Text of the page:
Proposal Title

Bringing Sexy Back: Asian/Asian-American Men as Romantic Leads

Start Date

13-4-2018 4:05 PM

End Date

13-4-2018 5:05 PM

Proposal Type

Individual Presentation

Abstract

Although the image of an Asian/Asian-American woman has been a hypersexualized one, the Asian/Asian-American man has been a desexualized figure in American history. In contrast to Black or Latinx men, Asian/Asian American men have been represented as asexual or gay. They are the Other who does not pose a sexual threat to the white man because they lack sexual power or prowess. These stereotypes have created an imbalance in what minimal representations exist for Asian/Asian Americans in American culture, including romance novels. As a result, there are often more representations of Asian/Asian American women in interracial relationships with white men than there are of strictly Asian/Asian American couples. My presentation focuses on the history behind the sexless Asian/Asian American man stereotype and how trends in American popular culture towards Asian/Asian American men may be changing perspectives of them, which may be impacting the romance industry and could also be impacted by the romance industry. I will provide examples of how author ethnicities and audience reaction to Asian/Asian American men may be catapulting Asian/Asian American men to lead roles in romance novels for the American market. These Asian/Asian American leading men present a new option for masculinity, where sexual attractiveness and ability are not reliant on the abuse of the power dynamic between men and women because there are comparable oppressions (interracial coupling between a white woman and an Asian/Asian American man) or whiteness is decentralized (Asian/Asian American couple or an Asian/Asian American man with a woman of color).

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Apr 13th, 4:05 PM Apr 13th, 5:05 PM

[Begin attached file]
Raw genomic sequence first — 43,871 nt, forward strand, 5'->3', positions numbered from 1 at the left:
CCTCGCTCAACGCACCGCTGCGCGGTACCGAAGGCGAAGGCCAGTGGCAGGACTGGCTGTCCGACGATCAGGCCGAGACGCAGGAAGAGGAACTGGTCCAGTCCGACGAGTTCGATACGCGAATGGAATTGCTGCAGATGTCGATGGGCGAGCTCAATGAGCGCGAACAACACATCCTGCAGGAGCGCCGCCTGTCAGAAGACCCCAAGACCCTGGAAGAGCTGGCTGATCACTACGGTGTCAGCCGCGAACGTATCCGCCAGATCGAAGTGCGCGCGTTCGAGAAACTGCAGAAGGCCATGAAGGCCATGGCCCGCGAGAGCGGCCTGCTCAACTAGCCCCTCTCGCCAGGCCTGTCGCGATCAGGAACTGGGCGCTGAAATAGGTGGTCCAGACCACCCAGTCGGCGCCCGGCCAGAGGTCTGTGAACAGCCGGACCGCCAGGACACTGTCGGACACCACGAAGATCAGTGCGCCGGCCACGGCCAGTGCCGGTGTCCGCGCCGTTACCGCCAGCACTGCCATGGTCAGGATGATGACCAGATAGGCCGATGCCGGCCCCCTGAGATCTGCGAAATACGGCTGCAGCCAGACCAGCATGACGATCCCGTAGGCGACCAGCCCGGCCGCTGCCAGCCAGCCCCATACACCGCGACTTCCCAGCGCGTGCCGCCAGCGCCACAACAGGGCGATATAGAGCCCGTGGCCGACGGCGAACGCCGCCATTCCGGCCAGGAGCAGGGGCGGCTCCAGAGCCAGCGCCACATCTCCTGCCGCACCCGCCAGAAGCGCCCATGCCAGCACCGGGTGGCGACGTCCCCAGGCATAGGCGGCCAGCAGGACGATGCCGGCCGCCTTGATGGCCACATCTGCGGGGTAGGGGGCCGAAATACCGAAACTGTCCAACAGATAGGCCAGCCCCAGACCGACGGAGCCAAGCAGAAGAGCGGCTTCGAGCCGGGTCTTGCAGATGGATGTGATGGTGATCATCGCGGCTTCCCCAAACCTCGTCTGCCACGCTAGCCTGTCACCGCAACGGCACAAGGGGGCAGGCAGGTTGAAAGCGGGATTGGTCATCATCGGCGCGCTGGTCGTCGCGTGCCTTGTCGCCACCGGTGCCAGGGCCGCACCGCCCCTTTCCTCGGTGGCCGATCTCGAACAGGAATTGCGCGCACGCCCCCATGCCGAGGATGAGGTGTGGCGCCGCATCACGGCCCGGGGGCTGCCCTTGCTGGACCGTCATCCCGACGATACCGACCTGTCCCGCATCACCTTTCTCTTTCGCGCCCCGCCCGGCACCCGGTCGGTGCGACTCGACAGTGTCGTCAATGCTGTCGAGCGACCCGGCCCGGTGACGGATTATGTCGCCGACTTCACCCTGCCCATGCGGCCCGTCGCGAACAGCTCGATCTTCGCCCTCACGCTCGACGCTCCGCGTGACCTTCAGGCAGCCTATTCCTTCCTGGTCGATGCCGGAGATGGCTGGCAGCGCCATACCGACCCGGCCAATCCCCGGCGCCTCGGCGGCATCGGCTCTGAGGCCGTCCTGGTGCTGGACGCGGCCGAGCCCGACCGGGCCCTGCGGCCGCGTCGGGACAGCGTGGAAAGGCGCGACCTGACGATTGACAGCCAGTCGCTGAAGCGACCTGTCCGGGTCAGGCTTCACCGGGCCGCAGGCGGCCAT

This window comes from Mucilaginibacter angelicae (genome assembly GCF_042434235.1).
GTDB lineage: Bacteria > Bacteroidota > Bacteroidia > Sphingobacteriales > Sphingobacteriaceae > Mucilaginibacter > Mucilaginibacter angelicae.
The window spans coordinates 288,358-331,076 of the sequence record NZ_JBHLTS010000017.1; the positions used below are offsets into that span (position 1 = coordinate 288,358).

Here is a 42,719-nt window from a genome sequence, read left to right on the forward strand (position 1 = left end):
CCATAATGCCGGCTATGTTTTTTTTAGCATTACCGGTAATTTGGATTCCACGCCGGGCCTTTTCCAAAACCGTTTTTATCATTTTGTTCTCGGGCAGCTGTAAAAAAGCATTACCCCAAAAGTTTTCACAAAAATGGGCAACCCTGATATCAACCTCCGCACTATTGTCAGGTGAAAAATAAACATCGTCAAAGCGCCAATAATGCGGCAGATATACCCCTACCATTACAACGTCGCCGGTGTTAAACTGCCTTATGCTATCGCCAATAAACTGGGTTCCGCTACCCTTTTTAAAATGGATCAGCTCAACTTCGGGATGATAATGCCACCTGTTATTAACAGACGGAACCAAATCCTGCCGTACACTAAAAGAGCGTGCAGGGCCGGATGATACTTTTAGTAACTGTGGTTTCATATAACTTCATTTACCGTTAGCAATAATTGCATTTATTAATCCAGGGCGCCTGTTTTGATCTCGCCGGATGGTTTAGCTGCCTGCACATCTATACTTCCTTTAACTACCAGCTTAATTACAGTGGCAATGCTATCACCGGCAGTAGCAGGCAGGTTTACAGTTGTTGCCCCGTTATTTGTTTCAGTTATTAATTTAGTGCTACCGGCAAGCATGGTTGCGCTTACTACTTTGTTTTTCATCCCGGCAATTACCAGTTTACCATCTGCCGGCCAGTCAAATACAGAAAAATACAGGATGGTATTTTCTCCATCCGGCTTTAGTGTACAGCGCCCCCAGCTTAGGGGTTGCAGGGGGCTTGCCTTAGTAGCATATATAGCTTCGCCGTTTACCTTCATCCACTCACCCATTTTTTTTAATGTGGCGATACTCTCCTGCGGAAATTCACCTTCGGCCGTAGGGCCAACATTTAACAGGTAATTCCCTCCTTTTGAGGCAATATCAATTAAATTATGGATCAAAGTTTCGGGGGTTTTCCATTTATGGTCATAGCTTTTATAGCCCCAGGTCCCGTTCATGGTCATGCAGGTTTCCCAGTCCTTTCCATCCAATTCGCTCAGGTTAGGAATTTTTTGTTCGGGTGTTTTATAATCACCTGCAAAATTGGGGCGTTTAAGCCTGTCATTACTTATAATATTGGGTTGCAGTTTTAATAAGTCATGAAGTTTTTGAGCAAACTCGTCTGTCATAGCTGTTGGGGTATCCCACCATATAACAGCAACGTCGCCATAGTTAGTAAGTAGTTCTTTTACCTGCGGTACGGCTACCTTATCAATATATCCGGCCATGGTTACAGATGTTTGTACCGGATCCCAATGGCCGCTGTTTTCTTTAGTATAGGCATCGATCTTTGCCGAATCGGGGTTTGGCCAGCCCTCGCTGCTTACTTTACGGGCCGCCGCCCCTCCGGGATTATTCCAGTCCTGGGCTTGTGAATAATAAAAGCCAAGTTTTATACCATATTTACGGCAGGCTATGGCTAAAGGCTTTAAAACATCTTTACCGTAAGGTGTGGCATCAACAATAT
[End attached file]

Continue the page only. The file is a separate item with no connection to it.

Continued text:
Bringing Sexy Back: Asian/Asian-American Men as Romantic Leads

Although the image of an Asian/Asian-American woman has been a hypersexualized one, the Asian/Asian-American man has been a desexualized figure in American history. In contrast to Black or Latinx men, Asian/Asian American men have been represented as asexual or gay. They are the Other who does not pose a sexual threat to the white man because they lack sexual power or prowess. These stereotypes have created an imbalance in what minimal representations exist for Asian/Asian Americans in American culture, including romance novels. As a result, there are often more representations of Asian/Asian American women in interracial relationships with white men than there are of strictly Asian/Asian American couples. My presentation focuses on the history behind the sexless Asian/Asian American man stereotype and how trends in American popular culture towards Asian/Asian American men may be changing perspectives of them, which may be impacting the romance industry and could also be impacted by the romance industry. I will provide examples of how author ethnicities and audience reaction to Asian/Asian American men may be catapulting Asian/Asian American men to lead roles in romance novels for the American market. These Asian/Asian American leading men present a new option for masculinity, where sexual attractiveness and ability are not reliant on the abuse of the power dynamic between men and women because there are comparable oppressions (interracial coupling between a white woman and an Asian/Asian American man) or whiteness is decentralized (Asian/Asian American couple or an Asian/Asian American man with a woman of color).